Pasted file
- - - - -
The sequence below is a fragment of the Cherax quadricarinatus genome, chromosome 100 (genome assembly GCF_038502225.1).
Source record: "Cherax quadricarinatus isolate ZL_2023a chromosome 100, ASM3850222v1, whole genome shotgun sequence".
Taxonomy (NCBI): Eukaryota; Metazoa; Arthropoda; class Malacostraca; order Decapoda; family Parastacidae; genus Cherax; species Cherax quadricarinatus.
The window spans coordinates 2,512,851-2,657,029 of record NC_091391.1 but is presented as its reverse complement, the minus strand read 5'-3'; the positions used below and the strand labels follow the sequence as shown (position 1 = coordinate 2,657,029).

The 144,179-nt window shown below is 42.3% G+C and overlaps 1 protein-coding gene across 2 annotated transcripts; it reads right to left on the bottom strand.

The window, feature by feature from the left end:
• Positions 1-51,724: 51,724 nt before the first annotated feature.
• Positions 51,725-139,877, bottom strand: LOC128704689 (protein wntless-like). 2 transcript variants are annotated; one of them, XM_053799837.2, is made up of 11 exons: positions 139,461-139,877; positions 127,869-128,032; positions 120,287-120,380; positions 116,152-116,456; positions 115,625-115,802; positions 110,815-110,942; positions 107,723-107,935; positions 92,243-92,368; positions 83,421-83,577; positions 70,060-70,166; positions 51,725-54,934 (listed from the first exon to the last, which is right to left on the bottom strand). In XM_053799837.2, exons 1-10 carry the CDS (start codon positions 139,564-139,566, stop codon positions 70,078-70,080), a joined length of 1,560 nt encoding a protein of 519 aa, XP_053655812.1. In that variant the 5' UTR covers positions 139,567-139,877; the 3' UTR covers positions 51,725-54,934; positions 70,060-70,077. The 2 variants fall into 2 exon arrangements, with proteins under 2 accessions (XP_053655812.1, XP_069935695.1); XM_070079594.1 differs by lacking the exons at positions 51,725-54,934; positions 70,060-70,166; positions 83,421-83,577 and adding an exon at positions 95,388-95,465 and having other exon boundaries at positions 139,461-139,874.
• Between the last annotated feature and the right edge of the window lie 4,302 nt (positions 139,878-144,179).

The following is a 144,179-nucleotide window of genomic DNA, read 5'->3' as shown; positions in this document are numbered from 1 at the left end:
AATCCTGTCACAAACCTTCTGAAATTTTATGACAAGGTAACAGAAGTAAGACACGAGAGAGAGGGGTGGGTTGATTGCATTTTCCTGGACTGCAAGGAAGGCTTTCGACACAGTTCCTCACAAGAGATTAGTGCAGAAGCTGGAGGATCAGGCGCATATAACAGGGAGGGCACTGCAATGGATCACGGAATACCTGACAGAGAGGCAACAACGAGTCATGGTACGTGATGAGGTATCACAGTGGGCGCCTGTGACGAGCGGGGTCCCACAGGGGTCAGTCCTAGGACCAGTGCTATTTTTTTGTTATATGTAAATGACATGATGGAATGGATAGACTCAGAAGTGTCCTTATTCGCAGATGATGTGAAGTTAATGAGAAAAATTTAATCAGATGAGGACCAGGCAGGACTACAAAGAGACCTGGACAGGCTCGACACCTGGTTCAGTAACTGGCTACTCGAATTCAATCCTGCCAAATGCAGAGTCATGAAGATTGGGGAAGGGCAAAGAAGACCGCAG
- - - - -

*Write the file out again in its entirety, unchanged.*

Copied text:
The sequence below is a fragment of the Cherax quadricarinatus genome, chromosome 100 (genome assembly GCF_038502225.1).
Source record: "Cherax quadricarinatus isolate ZL_2023a chromosome 100, ASM3850222v1, whole genome shotgun sequence".
Taxonomy (NCBI): Eukaryota; Metazoa; Arthropoda; class Malacostraca; order Decapoda; family Parastacidae; genus Cherax; species Cherax quadricarinatus.
The window spans coordinates 2,512,851-2,657,029 of record NC_091391.1 but is presented as its reverse complement, the minus strand read 5'-3'; the positions used below and the strand labels follow the sequence as shown (position 1 = coordinate 2,657,029).

The 144,179-nt window shown below is 42.3% G+C and overlaps 1 protein-coding gene across 2 annotated transcripts; it reads right to left on the bottom strand.

The window, feature by feature from the left end:
• Positions 1-51,724: 51,724 nt before the first annotated feature.
• Positions 51,725-139,877, bottom strand: LOC128704689 (protein wntless-like). 2 transcript variants are annotated; one of them, XM_053799837.2, is made up of 11 exons: positions 139,461-139,877; positions 127,869-128,032; positions 120,287-120,380; positions 116,152-116,456; positions 115,625-115,802; positions 110,815-110,942; positions 107,723-107,935; positions 92,243-92,368; positions 83,421-83,577; positions 70,060-70,166; positions 51,725-54,934 (listed from the first exon to the last, which is right to left on the bottom strand). In XM_053799837.2, exons 1-10 carry the CDS (start codon positions 139,564-139,566, stop codon positions 70,078-70,080), a joined length of 1,560 nt encoding a protein of 519 aa, XP_053655812.1. In that variant the 5' UTR covers positions 139,567-139,877; the 3' UTR covers positions 51,725-54,934; positions 70,060-70,077. The 2 variants fall into 2 exon arrangements, with proteins under 2 accessions (XP_053655812.1, XP_069935695.1); XM_070079594.1 differs by lacking the exons at positions 51,725-54,934; positions 70,060-70,166; positions 83,421-83,577 and adding an exon at positions 95,388-95,465 and having other exon boundaries at positions 139,461-139,874.
• Between the last annotated feature and the right edge of the window lie 4,302 nt (positions 139,878-144,179).

The following is a 144,179-nucleotide window of genomic DNA, read 5'->3' as shown; positions in this document are numbered from 1 at the left end:
AATCCTGTCACAAACCTTCTGAAATTTTATGACAAGGTAACAGAAGTAAGACACGAGAGAGAGGGGTGGGTTGATTGCATTTTCCTGGACTGCAAGGAAGGCTTTCGACACAGTTCCTCACAAGAGATTAGTGCAGAAGCTGGAGGATCAGGCGCATATAACAGGGAGGGCACTGCAATGGATCACGGAATACCTGACAGAGAGGCAACAACGAGTCATGGTACGTGATGAGGTATCACAGTGGGCGCCTGTGACGAGCGGGGTCCCACAGGGGTCAGTCCTAGGACCAGTGCTATTTTTTTGTTATATGTAAATGACATGATGGAATGGATAGACTCAGAAGTGTCCTTATTCGCAGATGATGTGAAGTTAATGAGAAAAATTTAATCAGATGAGGACCAGGCAGGACTACAAAGAGACCTGGACAGGCTCGACACCTGGTTCAGTAACTGGCTACTCGAATTCAATCCTGCCAAATGCAGAGTCATGAAGATTGGGGAAGGGCAAAGAAGACCGCAG